There has been lots of press about DHEA recently. Some women swear by it and others say it’s all just hype. So I thought I’d share my experience about using DHEA both personally and professionally.

What is DHEA?

DHEA (dehydroepiandrosterone) is a steroid hormone and is produced by the adrenal glands, ovaries in women or testicles in men, and the brain. It is important for both men and women and increases energy levels, giving us that feeling of “joie de vivre.” I call it “The Vitality Hormone” with my patients, and it can give people a little extra sparkle.

DHEA vitalityDHEA is a precursor to male and female sex hormones, which means it’s a building block for the body to produce oestrogen and testosterone. It starts to decrease after the age of 30 and this drop correlates with the signs and symptoms of ageing. There has been much research into DHEA that shows it can be used to fight depression and fatigue, enhance feelings of well-being and increase strength. DHEA can also help with the symptoms of menopause as it helps with boosting oestrogen and testosterone, reducing body fat and improving libido.

DHEA is also made in the adrenal glands, which means if we are under a lot of stress which may raise our cortisol levels, we could also have lower DHEA levels. Good levels of DHEA can help the body cope with stress, and helps resilience both emotionally and physically.

Benefits of DHEA

In clinical experience, I have seen balancing DHEA help with weight loss, metabolism and boosting testosterone levels without having to use testosterone directly to aid energy and sex drive. It can also help in boosting the immune system. DHEA can be taken in a tablet form, or it can be manufactured in to a cream form or lozenge that can be used buccally (dissolving in between the gum and top lip). In the USA and certain other countries, it is widely available as an over the counter supplement. However in the UK, it is a medication that needs to be prescribed.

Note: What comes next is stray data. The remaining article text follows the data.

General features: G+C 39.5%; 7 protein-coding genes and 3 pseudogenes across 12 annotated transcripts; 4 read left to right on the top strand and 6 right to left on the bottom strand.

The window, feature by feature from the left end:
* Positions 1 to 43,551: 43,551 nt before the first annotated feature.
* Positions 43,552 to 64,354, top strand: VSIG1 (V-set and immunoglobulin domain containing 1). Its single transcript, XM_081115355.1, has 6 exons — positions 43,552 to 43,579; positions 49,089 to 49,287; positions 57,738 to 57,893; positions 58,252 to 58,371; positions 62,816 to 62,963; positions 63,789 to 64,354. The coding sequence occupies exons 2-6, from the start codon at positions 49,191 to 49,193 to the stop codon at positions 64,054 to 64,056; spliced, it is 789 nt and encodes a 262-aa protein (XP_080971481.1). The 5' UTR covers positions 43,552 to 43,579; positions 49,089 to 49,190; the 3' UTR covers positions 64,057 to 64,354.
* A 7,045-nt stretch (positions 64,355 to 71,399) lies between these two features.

Dosage

An average dose I prescribe for a woman is between 1—25mg and between 25-50mg for a man. I recommend baseline blood levels to be checked and then repeated periodically to make sure levels are not becoming elevated.

Potential Side Effects

Some women can experience side effects caused by too high a dosage which is why it’s important to check blood levels. Side effects could also be caused by the body struggling to metabolise it. Common side effects include greasy skin, acne or irritability or other mood disturbances.

From my own personal experience with DHEA, I have found that it can definitely help with energy. However, I can only take a very low dose, as I don’t metabolise it very well and high doses can cause spots for me. I have had DNA testing done that confirms that I don’t metabolise hormones well, which is a great test I will share more about next month.

So in summary, is it a new miracle drug?

For some, yes. It is easily available, it is inexpensive and for some it can be an alternative to taking other drugs or hormones. However, it is still a medication that needs monitoring, and people must be aware there can be side effects.

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About The Author

Sohère Roked

Dr. Sohère Roked is a GP, Integrative Medicine and Hormone Specialist. She is passionate about empowering women to take control of their health and hormone balance is a major part of this. She is also the author of the internationally published book The Tiredness Cure. Dr. Roked runs a busy clinic in London and health retreats in Spain. In her spare time. Dr. Roked loves travelling and music concerts.